Bromford court threat over ‘staring man’

The Bromford Housing Group (BHG) told the editor of the ‘Staffordshire Phoenix’s to report a man seen in one of their Whittington flats to the police.

Then they threatened the journalist with court action if he published the story, or revealed the identify of the man inside the empty property, on Blacksmith Lane.


Allegations: the Bromford employee who was ‘not supposed to be there’ stared fixedly straight at the ‘Phoenix’ editor as he sat at his desk, it is claimed.

The bizarre story unfolded after the man allegedly began staring into the journalist’s first floor office across the street and waving at him.

It allegedly went on for several hours.

Watching woman – claim

It is claimed the man in a yellow hi-vis jacket kept a close watch on a female resident too, for more than an hour.

She alleged that every time she went into her kitchen she could see him staring and waving at her.

She claimed the same thing happened whenever she went past the window on her staircase, or outside into her garden.

‘Creepy’ – alleged

The woman alleged: “It was creepy and intimidating. His face was deadpan and unsmiling.”

‘Phoenix’ editor, Gareth Griffiths, alleged that the man kept staring straight at him as he sat at his desk at the back of his office, about four metres away from the window.

He claimed the man was scowling. “I found it very unnerving,” he said.

Bromford man not working – claim

Griffiths also alleged that the man did not appear to be doing any work in the flat.

He added: “The police often urge the public to report suspicious behaviour.

“We have recently received a number of warnings from them about bogus workmen operating in Staffordshire.

“There are elderly and vulnerable people living in our community.

‘Stay vigilant’ – police

“Unaccompanied children walk past the Bromford flat on their way home from school.

“We had no idea who this man was, or what he was doing in the empty flat.

“We have also learned that two men had twice been seen moving around in the property in the evenings during the previous week.

“I got on the phone to BHG while the ‘staring man’ was still looking straight at me and waving.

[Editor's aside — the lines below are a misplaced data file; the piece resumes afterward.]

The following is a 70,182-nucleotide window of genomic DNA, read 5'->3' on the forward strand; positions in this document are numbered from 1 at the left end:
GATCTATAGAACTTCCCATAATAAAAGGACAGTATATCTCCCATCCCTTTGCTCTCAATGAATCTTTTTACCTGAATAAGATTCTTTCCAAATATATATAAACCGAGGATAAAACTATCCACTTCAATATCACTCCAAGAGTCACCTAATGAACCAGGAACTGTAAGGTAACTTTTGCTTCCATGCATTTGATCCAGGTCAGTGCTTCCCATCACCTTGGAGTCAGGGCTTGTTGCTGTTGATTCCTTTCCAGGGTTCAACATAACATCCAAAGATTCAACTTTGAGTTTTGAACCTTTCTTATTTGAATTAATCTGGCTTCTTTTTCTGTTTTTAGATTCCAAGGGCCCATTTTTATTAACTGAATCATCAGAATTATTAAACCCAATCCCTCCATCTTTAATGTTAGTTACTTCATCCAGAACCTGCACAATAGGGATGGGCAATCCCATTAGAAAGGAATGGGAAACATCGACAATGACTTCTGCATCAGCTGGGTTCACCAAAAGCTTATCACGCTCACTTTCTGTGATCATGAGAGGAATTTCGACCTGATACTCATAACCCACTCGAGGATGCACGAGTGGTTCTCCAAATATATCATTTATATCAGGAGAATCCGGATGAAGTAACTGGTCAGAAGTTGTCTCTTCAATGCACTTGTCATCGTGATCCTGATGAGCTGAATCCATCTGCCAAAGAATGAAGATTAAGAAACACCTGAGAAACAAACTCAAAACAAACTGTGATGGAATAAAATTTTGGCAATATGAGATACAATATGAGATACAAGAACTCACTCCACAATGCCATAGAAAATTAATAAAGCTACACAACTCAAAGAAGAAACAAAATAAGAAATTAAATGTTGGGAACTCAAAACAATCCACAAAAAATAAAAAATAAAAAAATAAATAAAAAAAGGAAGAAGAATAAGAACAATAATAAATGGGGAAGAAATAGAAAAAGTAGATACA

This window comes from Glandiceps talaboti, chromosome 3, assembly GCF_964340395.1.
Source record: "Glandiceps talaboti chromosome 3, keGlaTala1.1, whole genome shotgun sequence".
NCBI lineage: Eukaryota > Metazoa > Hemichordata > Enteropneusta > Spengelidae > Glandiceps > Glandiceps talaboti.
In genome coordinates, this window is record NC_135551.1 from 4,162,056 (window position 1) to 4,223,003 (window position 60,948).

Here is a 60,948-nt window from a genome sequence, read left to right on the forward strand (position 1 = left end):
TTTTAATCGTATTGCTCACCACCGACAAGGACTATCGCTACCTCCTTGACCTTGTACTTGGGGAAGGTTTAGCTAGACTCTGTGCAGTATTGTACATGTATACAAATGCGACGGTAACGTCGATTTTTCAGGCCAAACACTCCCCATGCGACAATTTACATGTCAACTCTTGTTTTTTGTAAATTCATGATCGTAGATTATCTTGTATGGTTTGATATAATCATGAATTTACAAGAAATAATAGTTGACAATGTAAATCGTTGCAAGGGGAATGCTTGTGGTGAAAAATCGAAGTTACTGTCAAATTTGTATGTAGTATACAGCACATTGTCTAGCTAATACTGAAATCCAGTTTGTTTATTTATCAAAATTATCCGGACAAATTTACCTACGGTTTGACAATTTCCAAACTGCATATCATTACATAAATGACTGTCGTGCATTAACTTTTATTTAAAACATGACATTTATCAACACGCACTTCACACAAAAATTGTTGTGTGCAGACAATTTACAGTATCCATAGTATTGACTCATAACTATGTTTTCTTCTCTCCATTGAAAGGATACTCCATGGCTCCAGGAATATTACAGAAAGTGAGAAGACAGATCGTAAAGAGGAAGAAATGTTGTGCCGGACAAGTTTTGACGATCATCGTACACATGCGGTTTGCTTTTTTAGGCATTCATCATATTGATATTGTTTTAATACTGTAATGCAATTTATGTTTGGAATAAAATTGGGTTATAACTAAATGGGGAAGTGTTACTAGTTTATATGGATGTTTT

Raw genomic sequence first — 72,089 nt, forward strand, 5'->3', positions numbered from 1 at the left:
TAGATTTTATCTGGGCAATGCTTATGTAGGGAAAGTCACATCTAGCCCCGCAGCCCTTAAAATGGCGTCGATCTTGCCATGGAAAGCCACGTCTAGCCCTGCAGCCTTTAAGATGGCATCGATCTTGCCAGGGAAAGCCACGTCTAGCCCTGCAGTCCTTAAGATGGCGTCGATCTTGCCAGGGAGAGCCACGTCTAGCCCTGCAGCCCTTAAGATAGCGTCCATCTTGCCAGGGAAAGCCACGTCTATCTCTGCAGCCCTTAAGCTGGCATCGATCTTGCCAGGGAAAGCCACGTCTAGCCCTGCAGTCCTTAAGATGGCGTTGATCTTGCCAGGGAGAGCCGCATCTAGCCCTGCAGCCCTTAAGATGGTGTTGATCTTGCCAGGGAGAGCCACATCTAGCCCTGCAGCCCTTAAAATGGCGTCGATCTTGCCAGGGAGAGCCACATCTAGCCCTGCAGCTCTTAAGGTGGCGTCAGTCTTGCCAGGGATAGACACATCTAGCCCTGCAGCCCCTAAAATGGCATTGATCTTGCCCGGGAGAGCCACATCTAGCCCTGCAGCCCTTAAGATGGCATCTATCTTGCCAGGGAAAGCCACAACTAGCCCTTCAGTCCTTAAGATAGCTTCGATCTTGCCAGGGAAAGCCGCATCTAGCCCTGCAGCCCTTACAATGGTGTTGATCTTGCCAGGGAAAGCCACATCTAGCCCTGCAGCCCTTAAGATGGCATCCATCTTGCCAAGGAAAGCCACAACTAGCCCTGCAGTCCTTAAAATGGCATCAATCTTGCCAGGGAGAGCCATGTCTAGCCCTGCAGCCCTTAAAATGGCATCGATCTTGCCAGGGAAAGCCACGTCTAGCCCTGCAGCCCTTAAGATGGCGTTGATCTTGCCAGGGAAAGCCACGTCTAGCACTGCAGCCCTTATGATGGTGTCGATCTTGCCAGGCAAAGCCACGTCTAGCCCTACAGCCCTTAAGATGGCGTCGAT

Break-in feared

“They said no one was supposed to be on the premises.  So it seemed he must have broken in.

“But instead of taking action themselves, BHG told me to ring the police. I was absolutely astonished.”

The police found nothing suspicious at the property.

Yet 24 hours after the ‘999’ call BHG was still claiming no one was supposed to have been in the flat.

‘Phoenix’ sent evidence

When the company declined to answer questions about the incident, Griffiths sent them a picture of the man.

Then Bromford’s ‘head of localities’ said he was their employee after all.

But she dismissed the residents’ claims about his behaviour as, “unfounded accusations”.

Taking the air?

He was merely, “visiting the window to get air while he worked and was unaware that this would concern surrounding residents”, she said.

So the ‘Phoenix’ wrote to BHG’s £205,000-a-year chief executive, Philippa Jones.

That was followed by a threatening letter from the company’s London lawyers.

They said BHG’s employee had not acted inappropriately.

He and their client, they added, had rights to privacy under Article 8 of the European Convention on Human Rights.

Injunction threat

They said BHG “required” two days notice before the story went online so they could take out a court injunction to stop it appearing.

They warned that their client would pursue the publication for damages and costs if it did publish.

The ‘Phoenix’ sent back a series of images it claims show that it was BHG’s ‘staring man’ who had been invading people’s privacy.

BHG’s communications manager, Jarrod Williams, responded, saying: “I want to assure you we are not disputing what you and other local residents experienced . . . if a colleague made you or other residents feel ‘threatened’, this is not acceptable.

Failures admitted

“. . . there have been some failures in how we handled the process, and for this we hold our hands up.”

He said they thought someone had gained unauthorised entry to the flat.

That was why they told the editor to ring the police, he explained, admitting that BHG took no action itself after receiving his call.

Williams said, “we are working to make sure this doesn’t happen again.”

Bromford had no idea

He also said that until the ‘Phoenix’ sent them a picture of the ‘staring man’ they had no idea who he was.

And he said they still have no idea who the two men were who were visiting the flat in the evenings.

Williams added that the flat’s locks had now been changed.

The ‘staring man’s name is unknown.

Nor is it known if any action was taken about his alleged conduct following the villagers’ complaints.

Legal threat remains

It is understood that BHG’s threat of legal action remains in place should the ‘Phoenix’ publish any image that identifies him.

The company’s ‘communications specialist’ said it was because of the allegations.

She said identifying him could lead to, “vigilante actions”, “retribution”, and, “life-changing consequences”.

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